Report on Ol Doinyo Lengai (Tanzania) — January 1988
Scientific Event Alert Network Bulletin, vol. 13, no. 1 (January 1988)
Managing Editor: Lindsay McClelland.
Ol Doinyo Lengai (Tanzania) Lava from crater floor vents; small new cones
Please cite this report as:
Global Volcanism Program, 1988. Report on Ol Doinyo Lengai (Tanzania) (McClelland, L., ed.). Scientific Event Alert Network Bulletin, 13:1. Smithsonian Institution. https://doi.org/10.5479/si.GVP.SEAN198801-222120
Ol Doinyo Lengai
2.764°S, 35.914°E; summit elev. 2962 m
All times are local (unless otherwise noted)
The following is a compilation of reports from visits on 4 February, 7 August, 9-10 September, 6 November, and 5 December 1987.
The crater activity . . . continued through December 1987. The distribution of minor vents on the crater floor remained similar from February to early December. The most significant feature formed over the observation period was a 5-m-high lava tower (T5 in figure 4) first seen (at 3 m high) in November. During the November observations, two vents were visible at the N side of the lava tower base and, within 2 hours, three small flows were emitted from one of the vents. When hot, the lava was black, but it cooled to a creamy tan. Each flow was ~10-20 m long and 2-3 m wide. Liquid lava was being emitted from at least one vent in August and from several vents in September and November; no surface flows were seen on 5 December. A small cone had formed on the N crater rim (probably between July 1984 and June 1985), and another ~3/4 of the way up the N wall of the crater was seen in November (C2 in figure 4). It appeared that lava had flowed down a nearby section of the N crater wall from vents ~3/4 of the way up the wall (D in figures 3 and 4). Some of the crater floor lava formations appeared to be accumulated spatter. Levees remained on the crater floor from lava flows, and numerous ropy flows were present. Fume was reported from a cone on the crater rim and cracks around it in September. On the December trip noise like "ocean surf" could be heard from two vents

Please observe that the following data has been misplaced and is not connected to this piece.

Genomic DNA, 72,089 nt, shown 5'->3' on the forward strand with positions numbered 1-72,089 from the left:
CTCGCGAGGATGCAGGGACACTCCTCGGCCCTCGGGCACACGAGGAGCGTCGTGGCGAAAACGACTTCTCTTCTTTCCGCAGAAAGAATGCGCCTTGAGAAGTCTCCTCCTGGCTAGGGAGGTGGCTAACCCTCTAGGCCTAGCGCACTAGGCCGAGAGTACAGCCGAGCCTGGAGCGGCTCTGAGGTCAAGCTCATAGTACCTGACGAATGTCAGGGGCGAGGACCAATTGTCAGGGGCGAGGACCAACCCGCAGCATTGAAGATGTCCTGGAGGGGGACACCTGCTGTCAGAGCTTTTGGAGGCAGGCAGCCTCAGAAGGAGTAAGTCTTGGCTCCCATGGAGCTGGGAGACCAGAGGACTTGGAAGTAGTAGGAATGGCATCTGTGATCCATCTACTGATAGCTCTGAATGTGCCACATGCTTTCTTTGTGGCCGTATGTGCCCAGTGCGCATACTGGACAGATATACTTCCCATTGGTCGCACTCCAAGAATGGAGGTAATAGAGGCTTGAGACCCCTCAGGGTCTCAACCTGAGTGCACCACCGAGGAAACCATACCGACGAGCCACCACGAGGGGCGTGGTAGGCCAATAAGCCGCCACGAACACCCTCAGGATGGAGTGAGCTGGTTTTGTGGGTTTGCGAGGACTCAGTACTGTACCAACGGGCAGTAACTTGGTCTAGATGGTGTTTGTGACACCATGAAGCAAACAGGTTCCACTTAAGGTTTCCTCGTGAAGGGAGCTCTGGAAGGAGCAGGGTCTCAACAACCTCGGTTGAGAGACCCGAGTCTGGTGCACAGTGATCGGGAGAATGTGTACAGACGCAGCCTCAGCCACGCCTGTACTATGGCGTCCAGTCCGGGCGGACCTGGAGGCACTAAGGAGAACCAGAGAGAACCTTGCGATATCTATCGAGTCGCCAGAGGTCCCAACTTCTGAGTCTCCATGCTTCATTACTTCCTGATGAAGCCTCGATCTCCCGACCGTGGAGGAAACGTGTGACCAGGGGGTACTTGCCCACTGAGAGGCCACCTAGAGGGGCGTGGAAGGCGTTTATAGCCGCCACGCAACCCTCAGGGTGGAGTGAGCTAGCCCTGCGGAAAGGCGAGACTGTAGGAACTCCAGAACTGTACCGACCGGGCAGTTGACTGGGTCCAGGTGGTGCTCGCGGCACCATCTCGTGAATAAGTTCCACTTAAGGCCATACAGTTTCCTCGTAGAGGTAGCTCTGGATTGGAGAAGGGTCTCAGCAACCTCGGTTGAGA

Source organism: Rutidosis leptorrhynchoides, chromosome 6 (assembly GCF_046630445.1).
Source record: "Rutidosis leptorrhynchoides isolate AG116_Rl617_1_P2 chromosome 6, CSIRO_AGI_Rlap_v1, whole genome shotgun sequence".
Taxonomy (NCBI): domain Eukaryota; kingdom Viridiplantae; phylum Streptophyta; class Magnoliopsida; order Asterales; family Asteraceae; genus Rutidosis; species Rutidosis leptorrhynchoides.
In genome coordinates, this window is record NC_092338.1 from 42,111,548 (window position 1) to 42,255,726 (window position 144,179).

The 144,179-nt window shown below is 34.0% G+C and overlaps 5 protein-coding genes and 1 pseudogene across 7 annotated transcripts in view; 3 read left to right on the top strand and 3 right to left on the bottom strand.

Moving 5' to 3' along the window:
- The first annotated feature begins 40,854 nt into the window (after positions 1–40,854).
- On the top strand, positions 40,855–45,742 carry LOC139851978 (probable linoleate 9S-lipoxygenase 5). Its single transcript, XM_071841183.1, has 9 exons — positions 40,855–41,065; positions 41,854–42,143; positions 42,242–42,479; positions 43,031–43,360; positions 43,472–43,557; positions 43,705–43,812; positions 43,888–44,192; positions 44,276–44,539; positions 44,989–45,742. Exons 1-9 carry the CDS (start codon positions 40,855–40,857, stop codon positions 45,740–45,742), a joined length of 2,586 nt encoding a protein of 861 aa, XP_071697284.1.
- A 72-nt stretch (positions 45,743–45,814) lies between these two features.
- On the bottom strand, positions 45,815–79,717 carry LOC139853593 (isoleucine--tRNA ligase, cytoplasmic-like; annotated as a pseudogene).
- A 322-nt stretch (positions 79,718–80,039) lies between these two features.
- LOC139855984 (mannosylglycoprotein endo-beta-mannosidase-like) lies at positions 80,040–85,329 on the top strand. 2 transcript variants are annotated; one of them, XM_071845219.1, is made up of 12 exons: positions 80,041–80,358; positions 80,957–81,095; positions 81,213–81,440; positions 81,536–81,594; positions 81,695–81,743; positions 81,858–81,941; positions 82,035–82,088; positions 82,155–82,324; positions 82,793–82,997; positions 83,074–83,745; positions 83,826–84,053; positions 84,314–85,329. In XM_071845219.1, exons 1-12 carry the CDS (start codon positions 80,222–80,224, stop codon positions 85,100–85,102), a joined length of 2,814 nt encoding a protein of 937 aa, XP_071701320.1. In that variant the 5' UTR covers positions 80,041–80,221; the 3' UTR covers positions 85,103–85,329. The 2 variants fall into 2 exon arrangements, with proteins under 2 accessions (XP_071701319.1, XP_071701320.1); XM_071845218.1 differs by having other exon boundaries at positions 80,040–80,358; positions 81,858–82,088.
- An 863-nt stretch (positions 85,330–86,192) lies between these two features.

Geological Summary. The symmetrical Ol Doinyo Lengai is the only volcano known to have erupted carbonatite tephras and lavas in historical time. The prominent stratovolcano, known to the Maasai as "The Mountain of God," rises abruptly above the broad plain south of Lake Natron in the Gregory Rift Valley. The cone-building stage ended about 15,000 years ago and was followed by periodic ejection of natrocarbonatitic and nephelinite tephra during the Holocene. Historical eruptions have consisted of smaller tephra ejections and emission of numerous natrocarbonatitic lava flows on the floor of the summit crater and occasionally down the upper flanks. The depth and morphology of the northern crater have changed dramatically during the course of historical eruptions, ranging from steep crater walls about 200 m deep in the mid-20th century to shallow platforms mostly filling the crater. Long-term lava effusion in the summit crater beginning in 1983 had by the turn of the century mostly filled the northern crater; by late 1998 lava had begun overflowing the crater rim.
Information Contacts: C. Nyamweru, Kenyatta Univ.